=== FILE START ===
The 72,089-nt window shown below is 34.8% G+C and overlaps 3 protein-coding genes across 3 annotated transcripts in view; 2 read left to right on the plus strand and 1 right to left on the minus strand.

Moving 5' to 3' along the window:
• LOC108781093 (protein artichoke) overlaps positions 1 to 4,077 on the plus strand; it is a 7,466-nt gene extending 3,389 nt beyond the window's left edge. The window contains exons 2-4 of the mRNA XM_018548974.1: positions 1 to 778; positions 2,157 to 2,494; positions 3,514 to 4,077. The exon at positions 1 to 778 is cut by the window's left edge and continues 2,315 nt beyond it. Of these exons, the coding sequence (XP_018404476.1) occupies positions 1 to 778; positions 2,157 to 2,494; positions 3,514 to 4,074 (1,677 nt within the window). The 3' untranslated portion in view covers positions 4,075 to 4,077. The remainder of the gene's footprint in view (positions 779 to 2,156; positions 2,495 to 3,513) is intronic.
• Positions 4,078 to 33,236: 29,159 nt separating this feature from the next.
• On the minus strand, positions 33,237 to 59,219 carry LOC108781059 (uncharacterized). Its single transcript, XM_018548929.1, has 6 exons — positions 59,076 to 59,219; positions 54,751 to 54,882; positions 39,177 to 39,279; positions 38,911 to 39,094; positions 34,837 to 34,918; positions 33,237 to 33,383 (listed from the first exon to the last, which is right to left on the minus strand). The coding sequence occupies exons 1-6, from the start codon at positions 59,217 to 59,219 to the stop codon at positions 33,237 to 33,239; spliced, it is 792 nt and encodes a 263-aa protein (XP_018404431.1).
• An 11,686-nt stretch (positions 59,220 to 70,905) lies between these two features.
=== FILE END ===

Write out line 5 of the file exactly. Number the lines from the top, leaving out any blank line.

• On the minus strand, positions 33,237 to 59,219 carry LOC108781059 (uncharacterized). Its single transcript, XM_018548929.1, has 6 exons — positions 59,076 to 59,219; positions 54,751 to 54,882; positions 39,177 to 39,279; positions 38,911 to 39,094; positions 34,837 to 34,918; positions 33,237 to 33,383 (listed from the first exon to the last, which is right to left on the minus strand). The coding sequence occupies exons 1-6, from the start codon at positions 59,217 to 59,219 to the stop codon at positions 33,237 to 33,239; spliced, it is 792 nt and encodes a 263-aa protein (XP_018404431.1).